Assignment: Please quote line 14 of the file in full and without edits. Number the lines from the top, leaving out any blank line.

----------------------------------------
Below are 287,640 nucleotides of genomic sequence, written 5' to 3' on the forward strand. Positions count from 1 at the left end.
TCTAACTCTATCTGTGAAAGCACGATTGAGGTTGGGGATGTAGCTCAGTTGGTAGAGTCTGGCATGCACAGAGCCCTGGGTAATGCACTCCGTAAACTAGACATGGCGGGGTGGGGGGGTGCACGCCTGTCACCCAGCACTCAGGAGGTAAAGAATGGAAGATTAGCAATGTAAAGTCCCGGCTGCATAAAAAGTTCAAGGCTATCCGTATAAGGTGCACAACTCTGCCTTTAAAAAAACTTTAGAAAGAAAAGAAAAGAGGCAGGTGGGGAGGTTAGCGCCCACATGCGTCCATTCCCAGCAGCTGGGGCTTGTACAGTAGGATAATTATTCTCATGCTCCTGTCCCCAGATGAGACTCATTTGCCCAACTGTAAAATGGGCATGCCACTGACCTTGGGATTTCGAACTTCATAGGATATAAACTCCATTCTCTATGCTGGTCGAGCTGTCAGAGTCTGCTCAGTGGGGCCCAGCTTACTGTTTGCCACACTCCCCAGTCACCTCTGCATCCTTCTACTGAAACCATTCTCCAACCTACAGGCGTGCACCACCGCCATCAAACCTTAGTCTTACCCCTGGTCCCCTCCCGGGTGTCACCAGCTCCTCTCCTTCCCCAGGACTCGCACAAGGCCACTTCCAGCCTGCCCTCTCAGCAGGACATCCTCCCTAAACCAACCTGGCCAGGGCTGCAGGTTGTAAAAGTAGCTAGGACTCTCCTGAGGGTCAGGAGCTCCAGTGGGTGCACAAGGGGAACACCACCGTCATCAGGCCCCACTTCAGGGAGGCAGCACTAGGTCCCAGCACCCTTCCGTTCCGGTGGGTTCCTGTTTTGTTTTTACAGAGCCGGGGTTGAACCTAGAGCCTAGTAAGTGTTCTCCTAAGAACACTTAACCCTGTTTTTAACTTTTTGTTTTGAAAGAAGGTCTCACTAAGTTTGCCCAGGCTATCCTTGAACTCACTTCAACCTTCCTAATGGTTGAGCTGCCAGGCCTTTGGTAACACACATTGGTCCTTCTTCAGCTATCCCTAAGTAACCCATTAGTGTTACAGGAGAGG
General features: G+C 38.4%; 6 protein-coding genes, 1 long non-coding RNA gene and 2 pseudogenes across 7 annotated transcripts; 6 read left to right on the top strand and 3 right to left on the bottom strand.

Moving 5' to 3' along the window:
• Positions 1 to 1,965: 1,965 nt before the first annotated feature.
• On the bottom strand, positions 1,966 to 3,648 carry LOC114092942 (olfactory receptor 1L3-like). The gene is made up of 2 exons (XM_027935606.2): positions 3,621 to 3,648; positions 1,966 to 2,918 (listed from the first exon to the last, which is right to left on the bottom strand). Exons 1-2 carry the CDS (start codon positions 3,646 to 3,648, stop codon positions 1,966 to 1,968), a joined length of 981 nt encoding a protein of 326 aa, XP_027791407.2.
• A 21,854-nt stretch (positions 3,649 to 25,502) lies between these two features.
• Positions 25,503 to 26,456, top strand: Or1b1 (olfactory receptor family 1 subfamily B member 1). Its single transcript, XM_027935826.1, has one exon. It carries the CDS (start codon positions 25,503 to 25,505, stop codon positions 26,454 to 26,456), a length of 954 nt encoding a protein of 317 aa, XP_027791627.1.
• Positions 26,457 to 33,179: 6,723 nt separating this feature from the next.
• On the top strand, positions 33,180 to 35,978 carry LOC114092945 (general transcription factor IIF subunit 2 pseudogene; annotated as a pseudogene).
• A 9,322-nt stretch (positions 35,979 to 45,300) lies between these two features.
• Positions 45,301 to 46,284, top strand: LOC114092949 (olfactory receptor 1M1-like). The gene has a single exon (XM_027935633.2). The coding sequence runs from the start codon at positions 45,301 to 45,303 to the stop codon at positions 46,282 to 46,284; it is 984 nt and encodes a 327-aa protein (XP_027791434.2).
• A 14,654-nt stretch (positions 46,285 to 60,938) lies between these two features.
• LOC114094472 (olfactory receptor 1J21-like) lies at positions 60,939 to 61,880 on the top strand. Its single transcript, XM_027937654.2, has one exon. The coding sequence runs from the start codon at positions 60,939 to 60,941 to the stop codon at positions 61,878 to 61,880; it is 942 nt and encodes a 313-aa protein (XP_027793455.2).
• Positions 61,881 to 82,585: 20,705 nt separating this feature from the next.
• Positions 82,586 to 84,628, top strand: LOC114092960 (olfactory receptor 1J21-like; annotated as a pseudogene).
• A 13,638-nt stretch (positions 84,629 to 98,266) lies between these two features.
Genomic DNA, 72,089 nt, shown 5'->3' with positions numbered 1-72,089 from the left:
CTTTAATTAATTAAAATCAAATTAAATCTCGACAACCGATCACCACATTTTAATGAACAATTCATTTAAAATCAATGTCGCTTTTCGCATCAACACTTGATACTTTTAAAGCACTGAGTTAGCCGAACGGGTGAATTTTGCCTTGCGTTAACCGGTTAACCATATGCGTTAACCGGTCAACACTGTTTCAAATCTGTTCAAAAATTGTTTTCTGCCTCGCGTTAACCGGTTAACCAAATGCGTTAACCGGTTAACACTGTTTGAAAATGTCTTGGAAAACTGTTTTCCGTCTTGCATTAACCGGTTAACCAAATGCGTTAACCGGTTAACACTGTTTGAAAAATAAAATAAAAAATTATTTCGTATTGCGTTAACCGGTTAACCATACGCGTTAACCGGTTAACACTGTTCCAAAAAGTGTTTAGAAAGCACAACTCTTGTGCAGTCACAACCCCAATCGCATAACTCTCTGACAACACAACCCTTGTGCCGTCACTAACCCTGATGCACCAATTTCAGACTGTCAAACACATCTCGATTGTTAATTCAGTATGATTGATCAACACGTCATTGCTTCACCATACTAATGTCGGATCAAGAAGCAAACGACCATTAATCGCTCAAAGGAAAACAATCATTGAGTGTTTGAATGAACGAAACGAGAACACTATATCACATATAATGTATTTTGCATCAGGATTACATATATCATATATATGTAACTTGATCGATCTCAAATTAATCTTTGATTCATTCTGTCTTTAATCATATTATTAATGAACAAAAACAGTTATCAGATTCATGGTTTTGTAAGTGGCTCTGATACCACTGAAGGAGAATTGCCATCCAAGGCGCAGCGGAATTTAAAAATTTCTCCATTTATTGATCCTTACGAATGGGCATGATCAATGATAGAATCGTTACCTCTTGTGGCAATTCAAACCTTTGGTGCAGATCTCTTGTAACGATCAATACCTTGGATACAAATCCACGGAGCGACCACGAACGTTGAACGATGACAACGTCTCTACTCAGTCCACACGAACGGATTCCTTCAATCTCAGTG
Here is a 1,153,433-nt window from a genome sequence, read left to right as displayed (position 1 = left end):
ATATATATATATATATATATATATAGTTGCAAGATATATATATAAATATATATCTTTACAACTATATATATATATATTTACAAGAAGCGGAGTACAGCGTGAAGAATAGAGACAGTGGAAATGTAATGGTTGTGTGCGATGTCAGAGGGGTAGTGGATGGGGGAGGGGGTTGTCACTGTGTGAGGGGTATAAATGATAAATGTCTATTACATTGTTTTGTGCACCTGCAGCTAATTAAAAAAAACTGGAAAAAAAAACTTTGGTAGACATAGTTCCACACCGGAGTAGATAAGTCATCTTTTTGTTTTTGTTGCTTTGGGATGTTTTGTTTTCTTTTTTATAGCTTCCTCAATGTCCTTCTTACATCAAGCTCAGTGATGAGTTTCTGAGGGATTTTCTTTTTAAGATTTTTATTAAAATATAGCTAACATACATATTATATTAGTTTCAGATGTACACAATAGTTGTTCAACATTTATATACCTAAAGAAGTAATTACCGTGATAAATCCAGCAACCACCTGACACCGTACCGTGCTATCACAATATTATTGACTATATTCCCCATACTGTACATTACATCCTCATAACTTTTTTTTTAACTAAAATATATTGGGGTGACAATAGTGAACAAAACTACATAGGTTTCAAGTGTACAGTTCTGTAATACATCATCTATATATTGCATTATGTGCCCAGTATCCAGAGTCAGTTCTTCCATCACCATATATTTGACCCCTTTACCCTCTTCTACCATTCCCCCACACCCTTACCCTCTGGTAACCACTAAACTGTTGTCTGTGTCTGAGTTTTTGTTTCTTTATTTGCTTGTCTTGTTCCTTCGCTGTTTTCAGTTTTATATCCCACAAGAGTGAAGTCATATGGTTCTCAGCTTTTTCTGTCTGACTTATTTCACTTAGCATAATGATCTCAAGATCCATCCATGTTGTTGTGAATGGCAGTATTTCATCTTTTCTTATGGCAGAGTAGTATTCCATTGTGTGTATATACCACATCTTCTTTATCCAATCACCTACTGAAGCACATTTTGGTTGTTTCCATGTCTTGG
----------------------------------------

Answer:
• LOC114094472 (olfactory receptor 1J21-like) lies at positions 60,939 to 61,880 on the top strand. Its single transcript, XM_027937654.2, has one exon. The coding sequence runs from the start codon at positions 60,939 to 60,941 to the stop codon at positions 61,878 to 61,880; it is 942 nt and encodes a 313-aa protein (XP_027793455.2).